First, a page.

Robert: Being a homosexual in places like Hitler's Germany or Stalin's Russia was life-threatening. However, some societies are ostensibly homophobic, yet a homosexual life flourishes. McCarthyism in America was an era of grim homophobic repression, but even there, gay men and women created opportunities in bars and bath-houses and set up early gay political organisations and social groups. There may even be a certain frisson of pleasure for practicing homosexuals dodging priests, parents and policemen.

OutUK: How do you think current Western attitudes to homosexuality - particularly in the US, UK & Australia - relate to the past that has shaped them?
Robert: Though it's only in some countries and discrimination and repression hasn't completely gobe, contemporary Western law codes have only recently freed themselves from the centuries-old influence of Judeo-Christian beliefs. Also, contemporary sexual cultures are often embedded in social contexts. Look at the exuberance of gay life here in Australia. Here it is linked to beach culture, to a certain 'larrikin' tradition in Australian history, to the sexual experimentation in Australia's past - in convict prisons or the outback - and to the notion of 'mateship'.

OutUK: Do you think it a blinkered arrogance of modern Western culture to see ourselves as more enlightened on sexuality than past cultures?
Robert: Homosexuality remains illegal in many American states, though the Supreme Court decision may force a change. In Britain there remain vestiges of the attitudes and political policies of the 1980s conservative regime. That said, many non-Western societies do practice extraordinary homophobia: the beheading of homosexuals in Saudi Arabia, the attitudes of Robert Mugabe in Zimbabwe or the criminalisation of homosexual acts in much of Africa.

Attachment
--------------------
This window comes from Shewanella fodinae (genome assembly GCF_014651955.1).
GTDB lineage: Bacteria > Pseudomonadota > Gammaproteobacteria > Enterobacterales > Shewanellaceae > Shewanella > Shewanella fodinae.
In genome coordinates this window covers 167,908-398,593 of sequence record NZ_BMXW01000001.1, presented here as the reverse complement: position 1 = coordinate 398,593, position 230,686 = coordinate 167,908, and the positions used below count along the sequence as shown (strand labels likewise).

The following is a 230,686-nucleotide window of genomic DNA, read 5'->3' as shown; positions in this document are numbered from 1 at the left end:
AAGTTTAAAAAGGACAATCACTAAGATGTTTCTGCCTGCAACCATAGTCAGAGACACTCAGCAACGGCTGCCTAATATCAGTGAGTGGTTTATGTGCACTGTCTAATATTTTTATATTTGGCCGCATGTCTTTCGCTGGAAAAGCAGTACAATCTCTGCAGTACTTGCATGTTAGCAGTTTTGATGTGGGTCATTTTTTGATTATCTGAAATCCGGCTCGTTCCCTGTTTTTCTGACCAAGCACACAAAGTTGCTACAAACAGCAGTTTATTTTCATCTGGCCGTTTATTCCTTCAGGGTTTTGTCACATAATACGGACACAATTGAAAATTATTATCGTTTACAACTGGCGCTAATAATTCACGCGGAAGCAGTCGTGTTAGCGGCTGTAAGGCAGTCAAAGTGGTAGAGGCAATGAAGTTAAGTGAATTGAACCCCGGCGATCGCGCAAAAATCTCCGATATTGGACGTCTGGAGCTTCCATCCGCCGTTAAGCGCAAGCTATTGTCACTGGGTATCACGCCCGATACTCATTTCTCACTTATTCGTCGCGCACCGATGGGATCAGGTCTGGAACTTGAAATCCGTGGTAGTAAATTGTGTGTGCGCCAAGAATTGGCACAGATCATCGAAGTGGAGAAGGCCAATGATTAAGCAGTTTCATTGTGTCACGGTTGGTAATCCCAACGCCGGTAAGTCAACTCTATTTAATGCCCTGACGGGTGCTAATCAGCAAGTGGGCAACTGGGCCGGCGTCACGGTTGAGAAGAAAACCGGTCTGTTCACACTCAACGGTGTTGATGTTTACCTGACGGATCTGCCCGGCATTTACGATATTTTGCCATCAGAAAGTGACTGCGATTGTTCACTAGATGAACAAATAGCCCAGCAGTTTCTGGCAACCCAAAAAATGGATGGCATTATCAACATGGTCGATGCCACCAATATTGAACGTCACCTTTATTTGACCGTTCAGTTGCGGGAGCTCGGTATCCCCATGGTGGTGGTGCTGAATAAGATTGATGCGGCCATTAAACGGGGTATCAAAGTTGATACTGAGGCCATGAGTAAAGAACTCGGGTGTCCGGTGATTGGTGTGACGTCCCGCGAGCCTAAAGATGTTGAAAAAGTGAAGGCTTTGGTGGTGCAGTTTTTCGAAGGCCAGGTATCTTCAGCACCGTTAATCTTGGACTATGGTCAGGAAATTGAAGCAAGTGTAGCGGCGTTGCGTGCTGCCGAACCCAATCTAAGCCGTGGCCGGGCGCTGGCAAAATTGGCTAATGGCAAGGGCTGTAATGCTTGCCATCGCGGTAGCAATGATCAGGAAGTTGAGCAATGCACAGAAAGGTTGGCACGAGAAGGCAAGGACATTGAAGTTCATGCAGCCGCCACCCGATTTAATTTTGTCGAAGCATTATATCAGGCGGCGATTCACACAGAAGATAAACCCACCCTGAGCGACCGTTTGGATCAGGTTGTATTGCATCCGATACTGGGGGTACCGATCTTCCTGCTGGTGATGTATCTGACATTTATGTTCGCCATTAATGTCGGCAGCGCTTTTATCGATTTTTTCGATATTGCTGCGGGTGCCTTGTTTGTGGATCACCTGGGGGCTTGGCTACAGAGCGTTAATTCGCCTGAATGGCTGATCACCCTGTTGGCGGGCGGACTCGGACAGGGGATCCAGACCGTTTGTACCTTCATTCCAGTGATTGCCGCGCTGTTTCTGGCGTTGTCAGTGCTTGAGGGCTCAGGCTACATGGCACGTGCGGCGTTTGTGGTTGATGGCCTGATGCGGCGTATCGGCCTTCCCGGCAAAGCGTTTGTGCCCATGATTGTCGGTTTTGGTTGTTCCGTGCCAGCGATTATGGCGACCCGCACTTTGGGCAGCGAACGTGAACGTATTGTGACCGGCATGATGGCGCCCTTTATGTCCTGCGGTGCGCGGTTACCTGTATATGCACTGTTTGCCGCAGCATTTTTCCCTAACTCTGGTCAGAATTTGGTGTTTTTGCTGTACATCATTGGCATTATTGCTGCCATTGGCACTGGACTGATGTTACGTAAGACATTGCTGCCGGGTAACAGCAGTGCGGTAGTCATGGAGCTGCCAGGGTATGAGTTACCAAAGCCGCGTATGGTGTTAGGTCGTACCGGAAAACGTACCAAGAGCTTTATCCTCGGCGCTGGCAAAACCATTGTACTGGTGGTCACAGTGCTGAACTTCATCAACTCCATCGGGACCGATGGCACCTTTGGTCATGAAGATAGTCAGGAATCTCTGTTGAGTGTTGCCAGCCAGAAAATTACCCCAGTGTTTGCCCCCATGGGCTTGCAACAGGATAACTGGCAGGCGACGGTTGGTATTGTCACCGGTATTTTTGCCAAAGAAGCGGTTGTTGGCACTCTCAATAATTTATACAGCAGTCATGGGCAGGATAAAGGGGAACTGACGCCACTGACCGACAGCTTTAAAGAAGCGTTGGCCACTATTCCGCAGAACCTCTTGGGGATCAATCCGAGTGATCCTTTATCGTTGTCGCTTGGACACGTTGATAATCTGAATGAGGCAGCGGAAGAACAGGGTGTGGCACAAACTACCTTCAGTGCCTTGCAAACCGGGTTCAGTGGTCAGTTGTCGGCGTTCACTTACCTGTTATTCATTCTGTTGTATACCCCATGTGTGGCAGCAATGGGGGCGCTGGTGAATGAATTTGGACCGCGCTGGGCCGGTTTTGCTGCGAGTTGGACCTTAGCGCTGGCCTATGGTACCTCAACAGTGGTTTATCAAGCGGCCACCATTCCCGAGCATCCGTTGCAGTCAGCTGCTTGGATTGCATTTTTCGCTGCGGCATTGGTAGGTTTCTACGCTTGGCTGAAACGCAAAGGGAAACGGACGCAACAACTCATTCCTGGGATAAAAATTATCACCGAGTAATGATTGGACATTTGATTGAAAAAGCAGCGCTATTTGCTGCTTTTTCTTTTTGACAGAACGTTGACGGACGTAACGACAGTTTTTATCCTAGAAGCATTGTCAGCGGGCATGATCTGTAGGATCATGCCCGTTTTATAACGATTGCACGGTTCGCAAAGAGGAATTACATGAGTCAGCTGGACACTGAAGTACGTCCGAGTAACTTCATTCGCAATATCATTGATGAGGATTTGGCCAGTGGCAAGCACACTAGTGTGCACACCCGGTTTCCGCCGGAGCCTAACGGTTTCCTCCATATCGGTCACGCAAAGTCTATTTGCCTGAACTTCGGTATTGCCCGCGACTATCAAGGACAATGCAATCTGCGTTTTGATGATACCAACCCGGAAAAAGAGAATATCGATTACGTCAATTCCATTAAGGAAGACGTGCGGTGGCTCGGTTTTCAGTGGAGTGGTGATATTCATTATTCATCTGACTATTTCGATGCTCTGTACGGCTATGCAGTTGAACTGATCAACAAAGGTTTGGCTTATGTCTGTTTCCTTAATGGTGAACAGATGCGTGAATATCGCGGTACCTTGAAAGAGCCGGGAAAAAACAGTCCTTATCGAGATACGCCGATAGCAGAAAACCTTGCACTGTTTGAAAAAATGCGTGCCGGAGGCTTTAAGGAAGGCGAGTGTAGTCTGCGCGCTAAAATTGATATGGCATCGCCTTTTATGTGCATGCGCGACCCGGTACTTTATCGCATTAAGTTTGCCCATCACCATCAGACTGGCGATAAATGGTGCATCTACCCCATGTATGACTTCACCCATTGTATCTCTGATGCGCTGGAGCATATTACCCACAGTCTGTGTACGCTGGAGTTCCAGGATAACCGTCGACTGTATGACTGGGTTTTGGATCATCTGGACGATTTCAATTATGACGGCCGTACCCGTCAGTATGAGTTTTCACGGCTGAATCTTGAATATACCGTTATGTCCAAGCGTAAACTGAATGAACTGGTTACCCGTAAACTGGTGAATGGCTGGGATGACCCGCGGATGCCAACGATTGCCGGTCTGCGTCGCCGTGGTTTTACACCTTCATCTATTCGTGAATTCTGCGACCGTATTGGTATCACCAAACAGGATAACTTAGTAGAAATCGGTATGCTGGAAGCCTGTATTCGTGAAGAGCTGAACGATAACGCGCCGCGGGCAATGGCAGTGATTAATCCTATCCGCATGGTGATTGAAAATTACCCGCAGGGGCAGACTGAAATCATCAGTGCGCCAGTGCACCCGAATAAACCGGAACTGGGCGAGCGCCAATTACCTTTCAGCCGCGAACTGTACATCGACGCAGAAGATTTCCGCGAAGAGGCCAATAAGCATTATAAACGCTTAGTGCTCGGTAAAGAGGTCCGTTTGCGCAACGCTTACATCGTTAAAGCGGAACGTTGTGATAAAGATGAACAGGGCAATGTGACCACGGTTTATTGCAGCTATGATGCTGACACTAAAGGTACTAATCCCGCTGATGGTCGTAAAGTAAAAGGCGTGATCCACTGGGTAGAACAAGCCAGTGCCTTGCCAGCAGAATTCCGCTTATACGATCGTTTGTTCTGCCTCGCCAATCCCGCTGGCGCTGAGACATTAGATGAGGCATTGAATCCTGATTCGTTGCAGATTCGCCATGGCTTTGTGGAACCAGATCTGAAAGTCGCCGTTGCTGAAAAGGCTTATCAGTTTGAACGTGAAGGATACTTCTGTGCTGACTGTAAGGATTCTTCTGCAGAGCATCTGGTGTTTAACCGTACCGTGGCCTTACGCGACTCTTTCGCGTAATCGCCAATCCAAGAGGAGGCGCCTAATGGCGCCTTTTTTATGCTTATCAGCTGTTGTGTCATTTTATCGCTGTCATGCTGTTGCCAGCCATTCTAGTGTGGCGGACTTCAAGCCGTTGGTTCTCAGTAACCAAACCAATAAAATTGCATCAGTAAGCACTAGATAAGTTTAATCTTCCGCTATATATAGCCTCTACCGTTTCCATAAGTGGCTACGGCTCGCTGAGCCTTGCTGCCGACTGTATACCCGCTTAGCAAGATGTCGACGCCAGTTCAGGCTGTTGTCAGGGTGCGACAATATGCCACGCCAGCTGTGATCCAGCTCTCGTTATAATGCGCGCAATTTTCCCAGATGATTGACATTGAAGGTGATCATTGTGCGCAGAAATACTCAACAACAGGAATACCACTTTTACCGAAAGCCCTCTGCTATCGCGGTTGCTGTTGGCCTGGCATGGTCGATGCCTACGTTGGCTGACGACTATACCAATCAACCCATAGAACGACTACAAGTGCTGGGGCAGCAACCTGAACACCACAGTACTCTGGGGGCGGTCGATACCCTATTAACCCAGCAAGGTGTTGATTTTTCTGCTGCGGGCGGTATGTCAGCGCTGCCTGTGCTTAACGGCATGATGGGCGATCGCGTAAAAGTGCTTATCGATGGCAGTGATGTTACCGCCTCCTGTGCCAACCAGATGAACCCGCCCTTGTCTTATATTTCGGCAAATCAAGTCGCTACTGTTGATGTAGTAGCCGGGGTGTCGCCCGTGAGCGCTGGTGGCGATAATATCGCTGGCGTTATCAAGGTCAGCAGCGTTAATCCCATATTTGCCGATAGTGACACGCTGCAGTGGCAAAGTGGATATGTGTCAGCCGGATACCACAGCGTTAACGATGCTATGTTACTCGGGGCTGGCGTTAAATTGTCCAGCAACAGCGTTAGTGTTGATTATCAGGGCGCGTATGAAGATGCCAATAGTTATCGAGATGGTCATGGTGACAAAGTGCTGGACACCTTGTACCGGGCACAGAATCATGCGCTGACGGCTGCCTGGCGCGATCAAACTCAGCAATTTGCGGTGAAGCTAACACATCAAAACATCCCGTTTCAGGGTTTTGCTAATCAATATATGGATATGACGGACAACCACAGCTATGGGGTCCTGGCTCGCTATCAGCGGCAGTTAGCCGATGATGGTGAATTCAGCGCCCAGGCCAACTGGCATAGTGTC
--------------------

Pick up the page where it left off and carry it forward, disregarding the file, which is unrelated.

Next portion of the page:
And few historians believe in a straight - much less narrow - path of history. Consider Germany. The first homosexual emancipation movement in Europe emerged there in the 1890s, and by the 1920s there was a flourishing gay and lesbian culture in Berlin and other cities. It all came to an end with Hitler in 1933: the sexological institute library was burned, the homosexual movement outlawed and thousands of homosexuals went to concentration camps. This is a reminder of the need for continual vigilance.

OutUK: If you had to choose the four or five most significant homosexual figures in Western history, in terms of their sexuality, who would you chose and why?
Robert: Although I've co-edited a Who's Who in gay and lesbian history with biographies of some one thousand gay and lesbian figures, I cannot isolate a handful. We were not trying to compile a 'best of' listing. Who is and is not important depends on personal perspectives and cultural traditions. Would a man and a woman compile the same list? Would a Spaniard or an Australian? Would a sportsman or a musician? And perhaps we should also think of the countless unknown figures - the 'average' women and men who battled discrimination and disease, who created a life for themselves and their lovers or who expanded and animated gay and lesbian culture.

Robert Aldrich is an Associate Professor at the University of Sydney and has written numerous books on gay history. He co-edited two volumes of Who's Who in Gay and Lesbian History with Garry Wotherspoon.

You can order books by Robert Aldrich direct from Amazon.